COVID-19 through an Asian American Perspective

Meet the Authors

Eileen Li
MS1 University of Washington

“So much of contemporary Asian American identity discourse hyperfixates on media representation (or lack thereof), obscuring the fact that the term “Asian American” itself has radical roots in anti-racism, anti-imperialism, and anti-colonialism. I wanted to work on a project that acknowledges that history, how even within such a diverse category of “Asian American”, we’ve been racialized by the same institutions that the U.S. has used to uphold white supremacy, anti-Blackness, settler colonialism, and imperialism. That history has produced the conditions for not only the anti-Asian racism and xenophobia we’re seeing currently, but also the extremely high mortality rates from COVID-19 seen throughout Black, Brown, Indigenous, Native Hawaiian, and Pacific Islander communities. If we can recognize our historical roles as victims, benefactors, and perpetrators of violence, we can better center our most marginalized communities and fight for the changes necessary to protect us all."

Grace Chung
MS3 Emory University

“Throughout medical school, I found myself often wanting more from discussions surrounding diversity and racism. I felt that, too often, the conversation stopped at recognizing bias and racial disparities in healthcare but seldom delved into the pervasiveness of systemic oppression throughout history and its impact present day. My hope with this timeline is to share about Asian American history and provide a greater (historical) foundation for advocacy.”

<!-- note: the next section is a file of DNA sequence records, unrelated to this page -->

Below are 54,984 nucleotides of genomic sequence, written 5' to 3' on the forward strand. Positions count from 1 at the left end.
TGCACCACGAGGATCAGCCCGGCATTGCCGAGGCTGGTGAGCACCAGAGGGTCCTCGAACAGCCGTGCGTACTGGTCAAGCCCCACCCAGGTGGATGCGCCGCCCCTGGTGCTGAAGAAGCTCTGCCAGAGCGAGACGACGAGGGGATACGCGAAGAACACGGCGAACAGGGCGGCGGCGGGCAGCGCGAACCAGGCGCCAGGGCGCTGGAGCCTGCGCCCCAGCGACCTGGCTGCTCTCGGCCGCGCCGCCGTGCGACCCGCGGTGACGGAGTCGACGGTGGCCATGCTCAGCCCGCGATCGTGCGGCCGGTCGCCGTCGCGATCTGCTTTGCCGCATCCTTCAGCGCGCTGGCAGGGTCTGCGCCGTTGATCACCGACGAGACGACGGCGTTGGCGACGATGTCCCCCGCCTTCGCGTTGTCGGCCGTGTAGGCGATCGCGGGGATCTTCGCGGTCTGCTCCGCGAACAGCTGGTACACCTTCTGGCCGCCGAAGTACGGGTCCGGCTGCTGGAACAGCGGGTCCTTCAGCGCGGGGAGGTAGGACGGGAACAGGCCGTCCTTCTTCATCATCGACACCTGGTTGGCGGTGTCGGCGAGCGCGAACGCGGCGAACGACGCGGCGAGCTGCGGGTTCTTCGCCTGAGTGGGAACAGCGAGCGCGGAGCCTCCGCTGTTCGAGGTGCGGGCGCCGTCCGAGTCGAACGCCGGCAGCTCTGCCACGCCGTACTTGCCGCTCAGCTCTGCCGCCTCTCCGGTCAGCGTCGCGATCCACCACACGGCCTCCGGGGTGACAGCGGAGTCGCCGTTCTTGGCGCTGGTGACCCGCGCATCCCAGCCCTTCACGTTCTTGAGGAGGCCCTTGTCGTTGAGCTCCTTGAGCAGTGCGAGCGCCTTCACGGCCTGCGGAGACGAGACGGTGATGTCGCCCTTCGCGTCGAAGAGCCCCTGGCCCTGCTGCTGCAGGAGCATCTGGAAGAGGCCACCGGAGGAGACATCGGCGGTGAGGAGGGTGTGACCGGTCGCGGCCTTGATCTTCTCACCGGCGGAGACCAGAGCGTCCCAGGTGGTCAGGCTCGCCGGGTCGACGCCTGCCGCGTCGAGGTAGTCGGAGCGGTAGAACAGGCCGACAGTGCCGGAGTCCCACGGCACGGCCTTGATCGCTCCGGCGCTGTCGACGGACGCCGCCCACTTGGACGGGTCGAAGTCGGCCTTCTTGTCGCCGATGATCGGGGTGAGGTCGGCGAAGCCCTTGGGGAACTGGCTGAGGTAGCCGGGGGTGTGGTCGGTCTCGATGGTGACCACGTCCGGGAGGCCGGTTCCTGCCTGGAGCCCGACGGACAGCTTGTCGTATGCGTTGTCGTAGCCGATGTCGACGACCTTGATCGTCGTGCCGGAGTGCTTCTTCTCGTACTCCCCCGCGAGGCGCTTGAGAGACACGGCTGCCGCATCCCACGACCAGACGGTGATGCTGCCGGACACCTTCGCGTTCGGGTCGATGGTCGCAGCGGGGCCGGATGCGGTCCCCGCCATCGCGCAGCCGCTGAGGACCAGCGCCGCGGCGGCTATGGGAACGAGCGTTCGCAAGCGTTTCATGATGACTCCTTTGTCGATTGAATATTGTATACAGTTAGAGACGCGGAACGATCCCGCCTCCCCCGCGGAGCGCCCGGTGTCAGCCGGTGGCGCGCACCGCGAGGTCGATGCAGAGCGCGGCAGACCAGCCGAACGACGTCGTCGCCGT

Jungsoo Chang
MS3 Yale University

“I came to america when I was nine years old, and after many years of navigating the immigration process, I became an American citizen during medical school. Nearly every day in my rotations I had patients ask me where I was “really from” or “when I am going back” which reinforced to me that I would always be alien in America no matter where I considered home. This historical timeline is important to me as it shows that while pandemic is used as the latest excuse to legitimize discrimination, history shows us that this is not new.”

Angel Xiao
MS3 Emory University

“As an immigrant, recent “resident alien” green card holder, and medical student, I am acutely aware of the xenophobia that colors the current covid-19 pandemic. With this timeline, I hope to spark conversation on how these attitudes of exclusion and “fear of the foreigner” have been longstanding and underly a legislative and systemic form of discrimination that continues to manifest in my day to day as an Asian American. My hope is that we can learn from our history in order to advocate for our future.”